Aaron, the first High Priest of the Jewish people, was renowned for his efforts to make peace between his fellow Jews ( “Be among the disciples of Aaron, love peace and pursue peace…”- Ethics of the Fathers 1:12). It is said that he would even use little white lies in order to draw two people into a reconciliation.
Although the Torah ideal is that everyone should “love your fellow as yourself” (Leviticus 19:18), we do not yet live in a utopian world. And while most people do try to avoid confrontation, there are, of course, some people who are naturally quarrelsome.
The Torah is full of “life lessons” and, according to the Midrash Rabbah, persisting in a quarrel is a serious transgression:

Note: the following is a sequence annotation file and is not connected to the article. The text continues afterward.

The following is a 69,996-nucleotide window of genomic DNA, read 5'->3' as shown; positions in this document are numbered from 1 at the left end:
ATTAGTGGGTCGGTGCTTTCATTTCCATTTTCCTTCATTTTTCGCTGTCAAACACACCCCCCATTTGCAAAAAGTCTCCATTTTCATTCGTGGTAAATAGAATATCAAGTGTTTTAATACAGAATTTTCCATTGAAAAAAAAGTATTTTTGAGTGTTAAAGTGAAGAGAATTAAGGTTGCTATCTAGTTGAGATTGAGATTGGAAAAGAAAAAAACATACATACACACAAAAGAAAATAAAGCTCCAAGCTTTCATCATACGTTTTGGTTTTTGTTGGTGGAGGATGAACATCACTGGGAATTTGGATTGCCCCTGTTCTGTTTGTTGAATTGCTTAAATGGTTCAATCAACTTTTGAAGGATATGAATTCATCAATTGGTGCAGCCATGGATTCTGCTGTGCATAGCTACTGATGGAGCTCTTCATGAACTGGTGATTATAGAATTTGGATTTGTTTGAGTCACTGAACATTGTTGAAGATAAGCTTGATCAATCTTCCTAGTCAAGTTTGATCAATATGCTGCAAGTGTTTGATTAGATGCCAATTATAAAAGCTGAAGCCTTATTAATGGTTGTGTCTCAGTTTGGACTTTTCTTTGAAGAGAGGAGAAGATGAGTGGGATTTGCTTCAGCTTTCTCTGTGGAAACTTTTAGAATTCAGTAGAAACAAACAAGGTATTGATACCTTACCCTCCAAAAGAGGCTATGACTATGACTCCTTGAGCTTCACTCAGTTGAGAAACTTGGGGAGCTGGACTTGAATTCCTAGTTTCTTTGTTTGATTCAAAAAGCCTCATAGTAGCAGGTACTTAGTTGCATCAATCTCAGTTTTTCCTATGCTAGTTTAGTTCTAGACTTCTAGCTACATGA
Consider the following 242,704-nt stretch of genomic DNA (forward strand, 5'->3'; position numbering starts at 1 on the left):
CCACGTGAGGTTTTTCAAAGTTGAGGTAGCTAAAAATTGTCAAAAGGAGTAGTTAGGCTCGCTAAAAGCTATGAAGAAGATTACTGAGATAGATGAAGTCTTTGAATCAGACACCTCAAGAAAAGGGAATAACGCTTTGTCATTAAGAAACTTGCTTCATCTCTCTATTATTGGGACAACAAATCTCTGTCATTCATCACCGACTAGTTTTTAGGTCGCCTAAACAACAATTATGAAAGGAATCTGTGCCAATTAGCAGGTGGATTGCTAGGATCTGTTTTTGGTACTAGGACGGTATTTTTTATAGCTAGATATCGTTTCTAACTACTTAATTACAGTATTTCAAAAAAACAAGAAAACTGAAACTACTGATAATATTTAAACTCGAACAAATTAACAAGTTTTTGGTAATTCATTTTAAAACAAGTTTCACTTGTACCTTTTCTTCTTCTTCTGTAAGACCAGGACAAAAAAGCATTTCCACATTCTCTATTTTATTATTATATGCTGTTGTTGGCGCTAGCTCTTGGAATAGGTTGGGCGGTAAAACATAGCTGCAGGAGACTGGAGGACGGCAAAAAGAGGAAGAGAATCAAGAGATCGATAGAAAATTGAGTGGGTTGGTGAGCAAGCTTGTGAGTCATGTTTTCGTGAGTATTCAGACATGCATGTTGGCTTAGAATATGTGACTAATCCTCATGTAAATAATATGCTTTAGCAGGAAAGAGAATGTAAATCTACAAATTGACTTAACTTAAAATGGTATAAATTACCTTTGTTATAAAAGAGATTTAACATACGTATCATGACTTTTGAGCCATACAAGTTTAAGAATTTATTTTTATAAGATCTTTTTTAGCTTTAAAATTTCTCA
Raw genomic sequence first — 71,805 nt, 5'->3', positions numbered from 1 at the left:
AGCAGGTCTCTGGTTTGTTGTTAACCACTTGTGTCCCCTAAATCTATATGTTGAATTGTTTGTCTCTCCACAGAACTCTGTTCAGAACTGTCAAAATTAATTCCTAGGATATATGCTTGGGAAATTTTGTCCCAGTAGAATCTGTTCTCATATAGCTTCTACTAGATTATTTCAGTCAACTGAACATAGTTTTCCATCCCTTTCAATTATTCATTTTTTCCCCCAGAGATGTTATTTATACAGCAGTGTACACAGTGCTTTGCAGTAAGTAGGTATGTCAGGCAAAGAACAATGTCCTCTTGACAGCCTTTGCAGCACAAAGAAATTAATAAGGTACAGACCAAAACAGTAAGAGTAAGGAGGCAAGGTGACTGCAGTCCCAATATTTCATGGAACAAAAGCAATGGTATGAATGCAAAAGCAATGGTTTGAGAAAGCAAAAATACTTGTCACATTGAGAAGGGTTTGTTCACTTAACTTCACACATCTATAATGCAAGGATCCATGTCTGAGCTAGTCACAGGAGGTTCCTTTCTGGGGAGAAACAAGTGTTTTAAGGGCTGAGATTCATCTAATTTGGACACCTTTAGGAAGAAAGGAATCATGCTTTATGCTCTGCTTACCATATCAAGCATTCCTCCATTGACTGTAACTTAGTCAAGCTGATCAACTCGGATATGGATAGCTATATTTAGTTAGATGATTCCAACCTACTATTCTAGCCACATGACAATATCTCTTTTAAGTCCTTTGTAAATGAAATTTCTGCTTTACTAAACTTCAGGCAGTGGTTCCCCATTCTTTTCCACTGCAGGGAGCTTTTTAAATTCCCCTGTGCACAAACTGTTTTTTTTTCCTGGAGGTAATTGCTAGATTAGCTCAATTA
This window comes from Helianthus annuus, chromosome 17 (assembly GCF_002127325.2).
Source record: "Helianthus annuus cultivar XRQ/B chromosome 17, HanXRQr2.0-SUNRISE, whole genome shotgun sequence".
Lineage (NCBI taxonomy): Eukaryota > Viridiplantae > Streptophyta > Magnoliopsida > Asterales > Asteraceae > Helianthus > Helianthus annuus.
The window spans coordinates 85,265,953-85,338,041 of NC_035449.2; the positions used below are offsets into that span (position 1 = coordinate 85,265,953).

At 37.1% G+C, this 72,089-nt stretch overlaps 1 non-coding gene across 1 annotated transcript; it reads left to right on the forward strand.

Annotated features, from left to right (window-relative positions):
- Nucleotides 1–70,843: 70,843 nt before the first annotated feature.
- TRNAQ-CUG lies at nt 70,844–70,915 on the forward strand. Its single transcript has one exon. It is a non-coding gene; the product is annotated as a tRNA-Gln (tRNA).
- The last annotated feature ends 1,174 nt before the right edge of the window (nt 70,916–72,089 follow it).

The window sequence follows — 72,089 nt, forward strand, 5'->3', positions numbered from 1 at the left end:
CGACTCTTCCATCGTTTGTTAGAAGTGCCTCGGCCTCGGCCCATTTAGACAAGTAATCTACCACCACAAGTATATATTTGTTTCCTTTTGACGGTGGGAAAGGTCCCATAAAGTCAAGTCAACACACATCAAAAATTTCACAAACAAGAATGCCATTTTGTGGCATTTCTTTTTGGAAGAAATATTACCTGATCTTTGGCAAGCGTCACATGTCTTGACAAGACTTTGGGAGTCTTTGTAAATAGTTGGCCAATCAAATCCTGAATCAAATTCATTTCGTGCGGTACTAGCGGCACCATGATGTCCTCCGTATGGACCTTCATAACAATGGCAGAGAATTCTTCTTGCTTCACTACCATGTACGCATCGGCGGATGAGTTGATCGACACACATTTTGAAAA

“Reish Lakish said: …it may be inferred that one should not persist in a quarrel. Rab said: Any one who persists in a quarrel transgresses the commandment: ‘one should not be like Korach, and like his company’ (Numbers 17:5). He deserves, says Rabbi Assi, to be smitten with leprosy” (Numbers Rabbah 18:20).
Korach was a cousin of Moses, who was upset that Aaron was appointed High Priest. His pretense for creating a larger quarrel was that the sons of Amram were taking all of the leadership roles for themselves. (Remember, God instructed Moses to anoint Aaron.) Korach rallied 250 followers to stage a protest. In the end, he and his followers were felled by Divine wrath.
People argue when they disagree, when they are jealous, when they are hurt or sometimes for reasons that they later cannot recall. If an argument cannot be avoided, it is important to make an effort to reconcile or even to just let go of the argument. After all, there is no greater force in the world than shalom, peace.
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